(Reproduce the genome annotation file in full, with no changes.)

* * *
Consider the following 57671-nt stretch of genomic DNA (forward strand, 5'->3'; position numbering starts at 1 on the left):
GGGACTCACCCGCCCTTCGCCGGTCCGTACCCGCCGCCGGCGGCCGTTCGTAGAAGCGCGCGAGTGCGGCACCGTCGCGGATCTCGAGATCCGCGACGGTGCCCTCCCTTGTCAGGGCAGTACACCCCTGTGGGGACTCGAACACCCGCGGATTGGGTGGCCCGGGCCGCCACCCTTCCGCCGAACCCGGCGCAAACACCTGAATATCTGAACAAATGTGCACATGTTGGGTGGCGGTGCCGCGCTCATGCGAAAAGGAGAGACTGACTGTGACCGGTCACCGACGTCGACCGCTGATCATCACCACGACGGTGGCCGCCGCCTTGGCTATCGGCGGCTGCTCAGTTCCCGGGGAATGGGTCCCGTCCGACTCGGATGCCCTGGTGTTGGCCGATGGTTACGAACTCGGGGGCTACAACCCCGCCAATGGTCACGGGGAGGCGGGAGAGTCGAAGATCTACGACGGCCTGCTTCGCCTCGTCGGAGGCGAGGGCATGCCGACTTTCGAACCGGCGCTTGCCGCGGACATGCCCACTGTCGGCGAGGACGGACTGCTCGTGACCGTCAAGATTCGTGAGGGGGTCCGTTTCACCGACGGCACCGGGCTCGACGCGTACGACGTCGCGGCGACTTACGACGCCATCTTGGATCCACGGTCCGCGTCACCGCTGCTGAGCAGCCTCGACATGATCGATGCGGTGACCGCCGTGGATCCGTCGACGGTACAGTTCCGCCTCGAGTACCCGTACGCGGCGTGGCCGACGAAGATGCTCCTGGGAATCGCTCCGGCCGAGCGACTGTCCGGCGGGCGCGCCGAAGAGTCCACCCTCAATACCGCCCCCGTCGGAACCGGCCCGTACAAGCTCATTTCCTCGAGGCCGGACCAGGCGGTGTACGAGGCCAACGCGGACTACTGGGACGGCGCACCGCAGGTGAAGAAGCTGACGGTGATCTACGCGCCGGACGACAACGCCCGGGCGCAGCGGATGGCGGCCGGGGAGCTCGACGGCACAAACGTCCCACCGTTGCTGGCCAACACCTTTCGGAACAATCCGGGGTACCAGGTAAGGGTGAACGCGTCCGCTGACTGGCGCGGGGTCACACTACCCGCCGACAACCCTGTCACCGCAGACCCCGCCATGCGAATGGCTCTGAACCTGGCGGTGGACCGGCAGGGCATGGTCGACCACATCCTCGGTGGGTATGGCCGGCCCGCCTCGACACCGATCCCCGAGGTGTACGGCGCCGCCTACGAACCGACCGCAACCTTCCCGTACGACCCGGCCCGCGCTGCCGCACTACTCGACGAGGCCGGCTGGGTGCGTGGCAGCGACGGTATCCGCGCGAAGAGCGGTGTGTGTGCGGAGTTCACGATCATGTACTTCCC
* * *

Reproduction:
Consider the following 57671-nt stretch of genomic DNA (forward strand, 5'->3'; position numbering starts at 1 on the left):
GGGACTCACCCGCCCTTCGCCGGTCCGTACCCGCCGCCGGCGGCCGTTCGTAGAAGCGCGCGAGTGCGGCACCGTCGCGGATCTCGAGATCCGCGACGGTGCCCTCCCTTGTCAGGGCAGTACACCCCTGTGGGGACTCGAACACCCGCGGATTGGGTGGCCCGGGCCGCCACCCTTCCGCCGAACCCGGCGCAAACACCTGAATATCTGAACAAATGTGCACATGTTGGGTGGCGGTGCCGCGCTCATGCGAAAAGGAGAGACTGACTGTGACCGGTCACCGACGTCGACCGCTGATCATCACCACGACGGTGGCCGCCGCCTTGGCTATCGGCGGCTGCTCAGTTCCCGGGGAATGGGTCCCGTCCGACTCGGATGCCCTGGTGTTGGCCGATGGTTACGAACTCGGGGGCTACAACCCCGCCAATGGTCACGGGGAGGCGGGAGAGTCGAAGATCTACGACGGCCTGCTTCGCCTCGTCGGAGGCGAGGGCATGCCGACTTTCGAACCGGCGCTTGCCGCGGACATGCCCACTGTCGGCGAGGACGGACTGCTCGTGACCGTCAAGATTCGTGAGGGGGTCCGTTTCACCGACGGCACCGGGCTCGACGCGTACGACGTCGCGGCGACTTACGACGCCATCTTGGATCCACGGTCCGCGTCACCGCTGCTGAGCAGCCTCGACATGATCGATGCGGTGACCGCCGTGGATCCGTCGACGGTACAGTTCCGCCTCGAGTACCCGTACGCGGCGTGGCCGACGAAGATGCTCCTGGGAATCGCTCCGGCCGAGCGACTGTCCGGCGGGCGCGCCGAAGAGTCCACCCTCAATACCGCCCCCGTCGGAACCGGCCCGTACAAGCTCATTTCCTCGAGGCCGGACCAGGCGGTGTACGAGGCCAACGCGGACTACTGGGACGGCGCACCGCAGGTGAAGAAGCTGACGGTGATCTACGCGCCGGACGACAACGCCCGGGCGCAGCGGATGGCGGCCGGGGAGCTCGACGGCACAAACGTCCCACCGTTGCTGGCCAACACCTTTCGGAACAATCCGGGGTACCAGGTAAGGGTGAACGCGTCCGCTGACTGGCGCGGGGTCACACTACCCGCCGACAACCCTGTCACCGCAGACCCCGCCATGCGAATGGCTCTGAACCTGGCGGTGGACCGGCAGGGCATGGTCGACCACATCCTCGGTGGGTATGGCCGGCCCGCCTCGACACCGATCCCCGAGGTGTACGGCGCCGCCTACGAACCGACCGCAACCTTCCCGTACGACCCGGCCCGCGCTGCCGCACTACTCGACGAGGCCGGCTGGGTGCGTGGCAGCGACGGTATCCGCGCGAAGAGCGGTGTGTGTGCGGAGTTCACGATCATGTACTTCCC